The exponential growth in executive compensation over the last thirty years, as compared to slow growth in average worker pay, has been at the center of debates about the financial crisis and its aftermath.”  

The Harvard Business Review blog has this excellent analysis by Ben Heineman on extreme compensation growth for CEOs  in companies and the societal implications.

The analysis refers to a recent UK report from the High Pay Commission quoting some very remarkable figures:

  • UK executive salaries have risen by up to 5,000 per cent since 1980, compared with 300 per cent increase for the average worker.
  • The pay for CEOs is many multiples of the companies’ average pay today — e.g. 63 times at BP and 74 times at Barclays (four or five times greater than 30 years ago). The multiple for U.S. CEOs may be as much as 300 times the average pay today. Moreover, increases in pay for the FTSE 350 occurred at a much faster rate than increases in company profits or share price.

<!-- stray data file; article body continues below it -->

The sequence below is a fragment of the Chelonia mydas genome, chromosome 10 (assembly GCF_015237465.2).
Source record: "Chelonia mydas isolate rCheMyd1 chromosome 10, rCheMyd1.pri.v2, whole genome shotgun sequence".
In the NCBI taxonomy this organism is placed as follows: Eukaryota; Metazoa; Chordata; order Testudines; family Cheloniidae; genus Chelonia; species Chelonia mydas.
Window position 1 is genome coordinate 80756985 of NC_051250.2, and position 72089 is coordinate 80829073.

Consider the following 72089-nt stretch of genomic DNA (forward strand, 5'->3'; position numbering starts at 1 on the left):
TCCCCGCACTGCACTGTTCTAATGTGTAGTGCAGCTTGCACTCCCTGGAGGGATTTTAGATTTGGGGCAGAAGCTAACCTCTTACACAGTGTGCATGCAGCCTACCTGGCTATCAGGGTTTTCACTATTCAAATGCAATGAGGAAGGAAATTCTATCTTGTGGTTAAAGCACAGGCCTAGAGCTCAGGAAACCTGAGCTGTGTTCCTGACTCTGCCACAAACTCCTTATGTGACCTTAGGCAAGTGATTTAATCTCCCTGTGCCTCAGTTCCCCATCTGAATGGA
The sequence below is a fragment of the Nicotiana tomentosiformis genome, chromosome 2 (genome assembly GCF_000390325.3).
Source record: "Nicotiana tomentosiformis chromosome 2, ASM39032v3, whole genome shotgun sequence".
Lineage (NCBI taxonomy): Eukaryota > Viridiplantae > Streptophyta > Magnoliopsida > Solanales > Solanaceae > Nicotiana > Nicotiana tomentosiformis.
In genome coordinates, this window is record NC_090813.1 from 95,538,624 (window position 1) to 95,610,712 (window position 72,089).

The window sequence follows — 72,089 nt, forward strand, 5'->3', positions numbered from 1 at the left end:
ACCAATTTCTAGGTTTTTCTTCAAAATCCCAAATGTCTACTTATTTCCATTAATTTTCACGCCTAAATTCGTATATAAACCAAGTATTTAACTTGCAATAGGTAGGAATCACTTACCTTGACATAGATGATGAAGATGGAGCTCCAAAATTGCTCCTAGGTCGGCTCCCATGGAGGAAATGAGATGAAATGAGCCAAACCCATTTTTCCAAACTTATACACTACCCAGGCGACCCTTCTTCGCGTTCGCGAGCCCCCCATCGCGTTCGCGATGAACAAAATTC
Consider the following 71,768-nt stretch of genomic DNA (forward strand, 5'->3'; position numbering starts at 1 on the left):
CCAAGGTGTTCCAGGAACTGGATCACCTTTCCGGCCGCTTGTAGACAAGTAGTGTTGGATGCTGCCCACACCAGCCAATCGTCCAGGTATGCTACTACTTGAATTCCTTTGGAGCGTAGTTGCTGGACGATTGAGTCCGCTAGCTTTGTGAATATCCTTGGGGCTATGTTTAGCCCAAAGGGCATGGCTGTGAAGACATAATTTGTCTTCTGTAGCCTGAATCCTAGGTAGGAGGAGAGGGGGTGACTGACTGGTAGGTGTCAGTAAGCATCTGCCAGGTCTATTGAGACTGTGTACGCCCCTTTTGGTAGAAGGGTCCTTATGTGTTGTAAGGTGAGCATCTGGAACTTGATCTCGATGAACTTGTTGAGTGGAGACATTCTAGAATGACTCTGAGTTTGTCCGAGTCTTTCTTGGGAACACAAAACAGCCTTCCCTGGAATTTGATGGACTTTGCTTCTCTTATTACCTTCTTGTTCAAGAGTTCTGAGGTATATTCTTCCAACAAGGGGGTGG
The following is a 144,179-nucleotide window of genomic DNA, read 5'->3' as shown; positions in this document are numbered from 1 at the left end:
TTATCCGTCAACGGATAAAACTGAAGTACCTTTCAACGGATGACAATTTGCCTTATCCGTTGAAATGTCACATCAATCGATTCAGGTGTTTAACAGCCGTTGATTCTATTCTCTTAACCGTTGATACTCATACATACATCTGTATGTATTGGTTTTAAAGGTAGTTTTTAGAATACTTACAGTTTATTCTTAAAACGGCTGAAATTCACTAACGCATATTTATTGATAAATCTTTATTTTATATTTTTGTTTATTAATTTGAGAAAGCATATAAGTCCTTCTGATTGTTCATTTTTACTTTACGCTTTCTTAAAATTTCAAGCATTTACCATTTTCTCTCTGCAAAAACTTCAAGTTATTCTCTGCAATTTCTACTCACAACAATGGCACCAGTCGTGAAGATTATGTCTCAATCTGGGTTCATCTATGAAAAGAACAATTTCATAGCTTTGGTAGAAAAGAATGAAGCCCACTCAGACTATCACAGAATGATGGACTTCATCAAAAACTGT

• Income inequality is increasing. In 2007, the top one percent of the UK population took home 14.5 percent of the national income compared to 5.93 per cent in 1979. (In the U.S., the top 1 per cent received a remarkable 23.4 per cent of national income in 2007.)